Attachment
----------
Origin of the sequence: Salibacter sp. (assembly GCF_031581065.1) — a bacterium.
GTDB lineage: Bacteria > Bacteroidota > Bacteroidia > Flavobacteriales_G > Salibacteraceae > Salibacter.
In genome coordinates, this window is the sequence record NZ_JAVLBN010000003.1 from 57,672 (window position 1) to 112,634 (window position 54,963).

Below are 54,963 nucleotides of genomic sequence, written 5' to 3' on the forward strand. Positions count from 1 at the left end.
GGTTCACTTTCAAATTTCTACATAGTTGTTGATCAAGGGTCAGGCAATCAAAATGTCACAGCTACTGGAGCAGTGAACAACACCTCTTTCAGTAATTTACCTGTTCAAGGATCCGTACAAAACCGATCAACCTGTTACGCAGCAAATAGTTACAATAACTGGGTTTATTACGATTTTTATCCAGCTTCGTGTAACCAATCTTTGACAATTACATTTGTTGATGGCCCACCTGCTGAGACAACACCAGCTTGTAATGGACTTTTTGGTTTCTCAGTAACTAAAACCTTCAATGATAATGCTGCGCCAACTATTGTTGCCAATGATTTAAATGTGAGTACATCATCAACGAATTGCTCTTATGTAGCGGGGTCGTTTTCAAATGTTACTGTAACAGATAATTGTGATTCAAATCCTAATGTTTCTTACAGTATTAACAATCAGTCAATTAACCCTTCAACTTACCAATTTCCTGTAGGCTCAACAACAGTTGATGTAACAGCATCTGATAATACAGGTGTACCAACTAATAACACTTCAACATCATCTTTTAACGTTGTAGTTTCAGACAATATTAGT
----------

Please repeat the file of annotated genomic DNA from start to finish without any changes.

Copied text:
Origin of the sequence: Salibacter sp. (assembly GCF_031581065.1) — a bacterium.
GTDB lineage: Bacteria > Bacteroidota > Bacteroidia > Flavobacteriales_G > Salibacteraceae > Salibacter.
In genome coordinates, this window is the sequence record NZ_JAVLBN010000003.1 from 57,672 (window position 1) to 112,634 (window position 54,963).

Below are 54,963 nucleotides of genomic sequence, written 5' to 3' on the forward strand. Positions count from 1 at the left end.
GGTTCACTTTCAAATTTCTACATAGTTGTTGATCAAGGGTCAGGCAATCAAAATGTCACAGCTACTGGAGCAGTGAACAACACCTCTTTCAGTAATTTACCTGTTCAAGGATCCGTACAAAACCGATCAACCTGTTACGCAGCAAATAGTTACAATAACTGGGTTTATTACGATTTTTATCCAGCTTCGTGTAACCAATCTTTGACAATTACATTTGTTGATGGCCCACCTGCTGAGACAACACCAGCTTGTAATGGACTTTTTGGTTTCTCAGTAACTAAAACCTTCAATGATAATGCTGCGCCAACTATTGTTGCCAATGATTTAAATGTGAGTACATCATCAACGAATTGCTCTTATGTAGCGGGGTCGTTTTCAAATGTTACTGTAACAGATAATTGTGATTCAAATCCTAATGTTTCTTACAGTATTAACAATCAGTCAATTAACCCTTCAACTTACCAATTTCCTGTAGGCTCAACAACAGTTGATGTAACAGCATCTGATAATACAGGTGTACCAACTAATAACACTTCAACATCATCTTTTAACGTTGTAGTTTCAGACAATATTAGT